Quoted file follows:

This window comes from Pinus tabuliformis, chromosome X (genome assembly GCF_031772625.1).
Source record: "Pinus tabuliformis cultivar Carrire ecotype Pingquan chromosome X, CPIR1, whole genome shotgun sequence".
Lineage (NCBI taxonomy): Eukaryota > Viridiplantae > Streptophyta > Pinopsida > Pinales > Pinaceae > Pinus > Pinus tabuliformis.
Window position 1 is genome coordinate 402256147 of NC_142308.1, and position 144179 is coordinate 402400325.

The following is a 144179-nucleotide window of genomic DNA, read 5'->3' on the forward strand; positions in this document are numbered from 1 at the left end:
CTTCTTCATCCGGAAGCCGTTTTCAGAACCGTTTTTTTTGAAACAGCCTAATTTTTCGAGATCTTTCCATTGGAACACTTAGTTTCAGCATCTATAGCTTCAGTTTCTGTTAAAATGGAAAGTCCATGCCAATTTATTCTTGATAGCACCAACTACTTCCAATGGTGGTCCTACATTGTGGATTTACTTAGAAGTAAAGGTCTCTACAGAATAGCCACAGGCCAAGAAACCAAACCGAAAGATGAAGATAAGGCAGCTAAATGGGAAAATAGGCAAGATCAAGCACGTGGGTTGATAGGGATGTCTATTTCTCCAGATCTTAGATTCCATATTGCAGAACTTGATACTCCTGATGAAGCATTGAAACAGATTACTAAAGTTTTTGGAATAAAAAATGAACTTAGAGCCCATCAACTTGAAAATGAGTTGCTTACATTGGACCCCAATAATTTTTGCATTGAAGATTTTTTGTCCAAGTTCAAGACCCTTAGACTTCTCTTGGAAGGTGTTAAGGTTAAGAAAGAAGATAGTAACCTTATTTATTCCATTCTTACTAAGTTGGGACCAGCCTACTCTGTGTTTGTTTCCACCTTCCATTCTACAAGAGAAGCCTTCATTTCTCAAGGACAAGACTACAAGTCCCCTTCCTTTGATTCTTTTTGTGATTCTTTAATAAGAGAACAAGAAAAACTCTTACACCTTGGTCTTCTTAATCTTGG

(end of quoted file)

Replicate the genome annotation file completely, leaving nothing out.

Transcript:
This window comes from Pinus tabuliformis, chromosome X (genome assembly GCF_031772625.1).
Source record: "Pinus tabuliformis cultivar Carrire ecotype Pingquan chromosome X, CPIR1, whole genome shotgun sequence".
Lineage (NCBI taxonomy): Eukaryota > Viridiplantae > Streptophyta > Pinopsida > Pinales > Pinaceae > Pinus > Pinus tabuliformis.
Window position 1 is genome coordinate 402256147 of NC_142308.1, and position 144179 is coordinate 402400325.

The following is a 144179-nucleotide window of genomic DNA, read 5'->3' on the forward strand; positions in this document are numbered from 1 at the left end:
CTTCTTCATCCGGAAGCCGTTTTCAGAACCGTTTTTTTTGAAACAGCCTAATTTTTCGAGATCTTTCCATTGGAACACTTAGTTTCAGCATCTATAGCTTCAGTTTCTGTTAAAATGGAAAGTCCATGCCAATTTATTCTTGATAGCACCAACTACTTCCAATGGTGGTCCTACATTGTGGATTTACTTAGAAGTAAAGGTCTCTACAGAATAGCCACAGGCCAAGAAACCAAACCGAAAGATGAAGATAAGGCAGCTAAATGGGAAAATAGGCAAGATCAAGCACGTGGGTTGATAGGGATGTCTATTTCTCCAGATCTTAGATTCCATATTGCAGAACTTGATACTCCTGATGAAGCATTGAAACAGATTACTAAAGTTTTTGGAATAAAAAATGAACTTAGAGCCCATCAACTTGAAAATGAGTTGCTTACATTGGACCCCAATAATTTTTGCATTGAAGATTTTTTGTCCAAGTTCAAGACCCTTAGACTTCTCTTGGAAGGTGTTAAGGTTAAGAAAGAAGATAGTAACCTTATTTATTCCATTCTTACTAAGTTGGGACCAGCCTACTCTGTGTTTGTTTCCACCTTCCATTCTACAAGAGAAGCCTTCATTTCTCAAGGACAAGACTACAAGTCCCCTTCCTTTGATTCTTTTTGTGATTCTTTAATAAGAGAACAAGAAAAACTCTTACACCTTGGTCTTCTTAATCTTGG